Surveys show over 50 percent of family members dread political talk at Thanksgiving. Better Angels has recommendations to carry out a civil conversation at the dinner table.


Helpful advice for civil conversation 


Thanksgiving is all about just that: giving thanks. During such a divisive climate in the United States, however, the dreaded talk about politics is bound to come up at some Thanksgiving dinner tables. In order to ease the tension, Kim Gearin and Lisa Erickson of Better Angels have some advice to depolarize those conversations during the holiday.

Better Angels is an organization created after the 2016 election with the intention of bringing people together with conflicting political viewpoints and focusing on civil conversation. By focusing on commonalities, and not on changing minds, people soon realize that they are not all enemies. 

Despite leaning in different directions of the political spectrum, Gearin and Erickson are able to bring those ideas to table and even argue that maybe they don’t belong there in the first place.

“I would suggest that the dinner table is not the best time and place for political conversation,” says Gearin. “You might decide ahead of time to not have a political conversation over Thanksgiving dinner, and instead talk about gratitude and family. That isn’t to say you can’t have political conversations about pressing issues when you’re all together, but maybe not during mealtime, in part because other people are captive in your conversation.”

While talking ahead of time to avoid political talk may work for some circumstances, Erickson argues that being stuck at the table during those conversations might be the reason they emerge during the holiday.

“To Kim’s point, I think the reason it comes up is because you have that captive audience,” she says. “You know that they’re not going to leave. I’ve experienced conversations where people seem to feel like it’s their opportunity to say something. Maybe it’s a safer environment than at the workplace, or out with friends, because it’s family, and it usually ends up getting a little heated.”

Sometimes conversations like this are unavoidable and do get “heated” according to Erickson. In the event that the issues come up during Thanksgiving, and there’s no way out, Gearing and Erickson have ways to ensure that a civil discussion can be had despite conflicting ideas.

“If you were to talk about politics, it should be more about listening and giving people opportunities to express their concerns and then validating those concerns,” says Gearin. “It’s all about understanding. By disagreeing with somebody right out of the gate, you create this environment of animosity toward one another where you could instead really listen, say ‘thank you for sharing’ and then move on to a better topic.”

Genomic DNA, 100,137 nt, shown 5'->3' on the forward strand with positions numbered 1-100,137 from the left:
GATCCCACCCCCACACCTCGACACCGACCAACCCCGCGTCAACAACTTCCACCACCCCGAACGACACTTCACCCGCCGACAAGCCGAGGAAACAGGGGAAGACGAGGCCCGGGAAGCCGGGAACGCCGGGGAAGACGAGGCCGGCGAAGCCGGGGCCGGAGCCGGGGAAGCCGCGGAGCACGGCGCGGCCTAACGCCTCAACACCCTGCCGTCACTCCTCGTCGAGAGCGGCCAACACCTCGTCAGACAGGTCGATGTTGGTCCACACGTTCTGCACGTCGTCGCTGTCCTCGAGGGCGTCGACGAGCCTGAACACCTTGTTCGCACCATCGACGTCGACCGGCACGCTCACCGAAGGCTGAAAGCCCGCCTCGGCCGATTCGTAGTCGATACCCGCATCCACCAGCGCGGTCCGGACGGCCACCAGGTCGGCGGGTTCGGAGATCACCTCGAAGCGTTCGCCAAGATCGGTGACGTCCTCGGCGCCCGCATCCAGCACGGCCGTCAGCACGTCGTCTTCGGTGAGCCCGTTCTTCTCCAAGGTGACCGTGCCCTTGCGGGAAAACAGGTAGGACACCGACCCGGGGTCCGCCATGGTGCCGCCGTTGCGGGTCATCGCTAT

To understand is to listen to someone despite differing opinions. In order to do that properly, that person has to join a conversation without projecting their beliefs, according to Erickson.

“One way to approach difficult political conversations right now is not to enter with the intention of persuading someone to believe as you do,” she says. “That’s one of the principles of Better Angels. We have to enter these conversations seriously wanting to know what people think and why. You might find that you may not have common ground on policy, but you might have common ground on the future.”

In the event that those conversations do become hostile, there are ways to recognize it and to douse the tension when the problem arises.

“If someone is escalating the situation by raising their voice, or using ‘gotcha’ language, that’s not part of a conversation aimed at understanding each other,” says Gearin. “So, if you’re in a conversation with someone who is getting agitated, loud, and angry it’s okay to say, ‘I don’t want to be a part of this conversation anymore’ and to remove yourself.”

This method might work to deescalate a political conversation when involved in one, but there are also those caught in the crossfire of these conversations who can take control of the situation to turn the holiday back to friends and family.

“If you’re just an observer, which is nine times out of ten, you can actually and interrupt and redirect, saying something like, ‘Maybe this conversation should be finished later.’ Then, maybe you can set up a time that the conversation can be continued away from the dinner table.”

For the more than 50 percent of Americans surveyed who dread the thought of Thanksgiving politics, Better Angels has plenty of advice, including a document titled “For Thanksgiving Conversations” that can be found on

“No political conversation and no party is more important than family ties,” says Gearin. “It might take being assertive and stepping in and redirect the conversation, or it might mean talking respectfully about the issues if they come up, but it’s important to remember that this is a time to be with friends, and family, and to be thankful for everything we have.”

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